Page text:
I'm having a hard time understanding why most people consider the infinitive to be and all of its verb base forms helping verbs. I've consulted multiple English grammar sites and forums, and most of them classify to be a helping verb in certain situations. This starkly contrasts my beliefs, and I want to if someone can distinguish the differences, if any, for me.
Linking verbs such as be, seem, remain, appear, feel are NOT helping verbs. Why? Because helping verbs are doing exactly that: helping; they are HELPING other VERBS, and linking verbs themselves are not action verbs, but verbs expressing a change in state or appearance. Therefore, any form of be and all other forms of linking verbs mustn't be considered helping verbs because they equate one part of the sentence with another and cannot be considered a main verb. Linking verbs expand upon the meaning of a sentence, and no action is being performed.
Consider this sentence: "They have been developing new methods to facilitate in-vitro fertilization."
The subject of the sentence is they, the present perfect tense is indicated by the use of the helping verb have, and been is acting only as a linking verb; "developing new methods . . ." is merely the participial phrase, modifying the subject they. Even though a helping verb follows the linking verb, I believe the linking verb must not be considered a "main verb" itself. The past participle been is not functioning as the main verb of the sentence, nor is the present participle developing; been is linking two parts of the sentence, and developing begins the participial phrase that modifies the subject they.
Helping verbs make more apparent their job when they do not precede a linking verb, but a past participle. Consider this sentence: "I have broken the window."
The subject of the sentence is I, the present perfect tense is indicated by the use of the helping verb have, and broken is a past participle functioning as the MAIN VERB to complete the verb string have broken. In uses like this where there are no copular verbs, the past participle can very well be regarded as functioning as a main verb. There are no copular verbs, so nothing is being described or closely defined, nor is anything acting as a complement; broken really is the only "verb" of the sentence, and the job of the helping verb have acknowledges this. This contrasts with uses involving linking verbs. I've read sentences such as "He was eating the toasted sandwich," and people have said that the verb was is acting as a helping verb, but this is wrong. Was is a LINKING VERB, nothing else: it is linking the description, "eating the toasted sandwich," to the subject of the sentence, he. The people who've said that it is a helping verb only say that because they believe that was eating itself is a verb phrase, and that it is not describing him, but acting as the "verb" of the sentence. These people are considering the action being expressed more closely than the linking verb's describing the subject of the sentence. You DO use a form of to be and a present participle to form a past progressive ACTION, yes, but these words' grammatical functions are not actions because there is a linking verb involved, and copulars equate parts of sentences with each other. You are forming the idea of something progressing in the past, something HAPPENING, but since a linking verb is used in the formation of that very idea, it is not expressing action, but linking something with something else. In this case, was is describing something that the subject, he, was doing—"eating the sandwich"— and is conjugated for the past progressive, hence was and not is, will be, or is going to. Basically, the meaning of the sentence is action, but the formation of the sentence is description.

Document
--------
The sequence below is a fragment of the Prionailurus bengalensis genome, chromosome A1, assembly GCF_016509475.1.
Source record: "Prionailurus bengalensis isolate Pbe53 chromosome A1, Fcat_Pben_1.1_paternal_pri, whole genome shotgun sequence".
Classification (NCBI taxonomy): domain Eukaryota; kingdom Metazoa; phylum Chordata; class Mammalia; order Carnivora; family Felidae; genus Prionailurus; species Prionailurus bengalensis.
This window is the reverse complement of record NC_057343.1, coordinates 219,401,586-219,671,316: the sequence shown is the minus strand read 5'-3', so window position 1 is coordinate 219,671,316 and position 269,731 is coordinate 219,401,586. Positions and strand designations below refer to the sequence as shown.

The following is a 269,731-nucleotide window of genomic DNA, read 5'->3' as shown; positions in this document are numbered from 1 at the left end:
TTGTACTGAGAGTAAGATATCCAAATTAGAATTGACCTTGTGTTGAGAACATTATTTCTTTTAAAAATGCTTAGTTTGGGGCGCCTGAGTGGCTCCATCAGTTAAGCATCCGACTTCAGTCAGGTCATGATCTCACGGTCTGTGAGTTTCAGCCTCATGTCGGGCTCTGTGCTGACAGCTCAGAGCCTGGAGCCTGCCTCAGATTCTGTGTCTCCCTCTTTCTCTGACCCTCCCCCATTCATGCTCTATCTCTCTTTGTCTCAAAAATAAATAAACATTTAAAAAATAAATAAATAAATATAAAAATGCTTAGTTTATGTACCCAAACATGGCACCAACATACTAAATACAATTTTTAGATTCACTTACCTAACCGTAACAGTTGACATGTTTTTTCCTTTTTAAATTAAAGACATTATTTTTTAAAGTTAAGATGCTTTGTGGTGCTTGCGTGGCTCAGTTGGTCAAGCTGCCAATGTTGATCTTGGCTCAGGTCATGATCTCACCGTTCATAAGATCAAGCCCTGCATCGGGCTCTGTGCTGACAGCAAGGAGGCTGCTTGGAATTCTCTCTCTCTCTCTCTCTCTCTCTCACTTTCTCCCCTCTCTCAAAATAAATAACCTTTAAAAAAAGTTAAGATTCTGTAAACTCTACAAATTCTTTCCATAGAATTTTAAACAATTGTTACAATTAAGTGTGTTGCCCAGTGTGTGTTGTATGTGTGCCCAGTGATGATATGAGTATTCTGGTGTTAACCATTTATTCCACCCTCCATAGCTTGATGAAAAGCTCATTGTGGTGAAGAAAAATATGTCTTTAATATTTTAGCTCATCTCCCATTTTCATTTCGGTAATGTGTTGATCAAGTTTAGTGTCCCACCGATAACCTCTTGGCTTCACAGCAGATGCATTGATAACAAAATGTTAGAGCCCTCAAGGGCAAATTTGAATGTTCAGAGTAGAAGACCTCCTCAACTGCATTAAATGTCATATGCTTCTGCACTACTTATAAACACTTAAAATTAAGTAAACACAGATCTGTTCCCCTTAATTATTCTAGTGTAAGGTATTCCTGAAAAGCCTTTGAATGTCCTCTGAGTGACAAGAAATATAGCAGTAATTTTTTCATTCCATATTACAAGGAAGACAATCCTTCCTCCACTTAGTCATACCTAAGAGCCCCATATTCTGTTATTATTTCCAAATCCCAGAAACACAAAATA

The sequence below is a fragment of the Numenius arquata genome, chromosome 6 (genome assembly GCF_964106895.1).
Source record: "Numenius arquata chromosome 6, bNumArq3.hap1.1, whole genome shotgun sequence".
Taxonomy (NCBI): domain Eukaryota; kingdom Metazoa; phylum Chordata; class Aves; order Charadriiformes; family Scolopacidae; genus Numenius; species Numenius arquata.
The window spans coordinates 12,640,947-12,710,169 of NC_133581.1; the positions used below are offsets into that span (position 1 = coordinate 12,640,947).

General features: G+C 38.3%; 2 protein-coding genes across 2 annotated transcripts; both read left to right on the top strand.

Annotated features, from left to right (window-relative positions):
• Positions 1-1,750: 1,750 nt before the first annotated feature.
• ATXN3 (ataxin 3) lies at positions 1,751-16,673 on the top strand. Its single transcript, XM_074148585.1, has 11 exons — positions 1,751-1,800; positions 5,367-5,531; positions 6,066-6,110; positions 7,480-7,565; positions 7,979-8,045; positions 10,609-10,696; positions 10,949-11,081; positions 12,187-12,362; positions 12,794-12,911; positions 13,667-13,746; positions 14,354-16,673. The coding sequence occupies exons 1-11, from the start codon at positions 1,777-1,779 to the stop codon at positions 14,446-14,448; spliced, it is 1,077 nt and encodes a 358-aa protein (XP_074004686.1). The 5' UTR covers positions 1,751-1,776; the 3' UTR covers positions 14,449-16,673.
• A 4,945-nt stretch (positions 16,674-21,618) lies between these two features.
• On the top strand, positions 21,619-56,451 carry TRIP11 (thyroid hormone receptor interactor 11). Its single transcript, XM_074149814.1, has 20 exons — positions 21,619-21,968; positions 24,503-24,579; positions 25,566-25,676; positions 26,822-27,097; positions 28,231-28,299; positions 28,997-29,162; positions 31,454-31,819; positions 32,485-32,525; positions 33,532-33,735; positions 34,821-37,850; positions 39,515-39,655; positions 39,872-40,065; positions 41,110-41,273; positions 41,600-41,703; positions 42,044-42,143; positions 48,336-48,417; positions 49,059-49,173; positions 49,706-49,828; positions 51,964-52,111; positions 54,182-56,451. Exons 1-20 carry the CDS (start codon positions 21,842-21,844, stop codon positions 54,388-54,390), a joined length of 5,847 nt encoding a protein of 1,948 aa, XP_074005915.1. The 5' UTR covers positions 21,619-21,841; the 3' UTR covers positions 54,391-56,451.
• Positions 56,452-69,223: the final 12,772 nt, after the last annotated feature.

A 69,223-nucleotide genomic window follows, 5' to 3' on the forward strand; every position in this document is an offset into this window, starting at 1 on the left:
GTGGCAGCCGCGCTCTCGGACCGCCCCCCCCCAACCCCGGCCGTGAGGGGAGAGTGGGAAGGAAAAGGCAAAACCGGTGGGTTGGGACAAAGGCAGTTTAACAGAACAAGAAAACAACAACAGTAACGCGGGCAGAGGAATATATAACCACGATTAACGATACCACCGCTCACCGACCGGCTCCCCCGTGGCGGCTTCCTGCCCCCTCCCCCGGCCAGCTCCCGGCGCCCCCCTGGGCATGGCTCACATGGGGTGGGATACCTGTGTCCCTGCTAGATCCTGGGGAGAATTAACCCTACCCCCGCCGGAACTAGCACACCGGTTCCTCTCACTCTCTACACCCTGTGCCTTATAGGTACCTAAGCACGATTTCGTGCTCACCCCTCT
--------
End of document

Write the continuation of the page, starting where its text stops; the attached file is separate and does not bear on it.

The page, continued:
Present participles cannot act as verbs themselves and are strictly adjectives, excluding their being used as gerunds, in which case they are nouns. They always follow linking verbs or precede the word they modify. Take the present participle burning; "the burning building" and "the building is burning" both contain the present participle functioning as an adjective. Whether they come before the part of a sentence they modify or follow a copular verb, present participles are adjectives, unless used as a gerund. You cannot use a present participle as a "main verb" as you would a past participle: "I have eating this sandwich" makes no sense, but "I have eaten this sandwich" does; have is the helping verb, and eaten is functioning as the main verb to complete the verb string "have eaten." You can say "I am eating this sandwich" or "I have/had/will have been eating this sandwich," but the fact still remains that all of those aforementioned constructions involve linking verbs, and no direct action is being expressed even though the meanings of those sentences CONVEY ACTION.
I just want to be enlightened on this as I had always regarded copulars as verbs that link parts of sentences with each other, but having read differing views and inputs about the status of linking verbs in regard to their function, I don't know whether they can, in certain situations, be considered auxiliary or helping verbs. Until recently, I had never read about copulars acting as auxiliaries or helpers, so this is one big area of confusion for me. All that I have described is how I have come to think of linking verbs' grammatical functions, and this way really works easily for me, but I would appreciate if someone could help diffuse my confusion because this is something that has been wracking my mind for quite a while.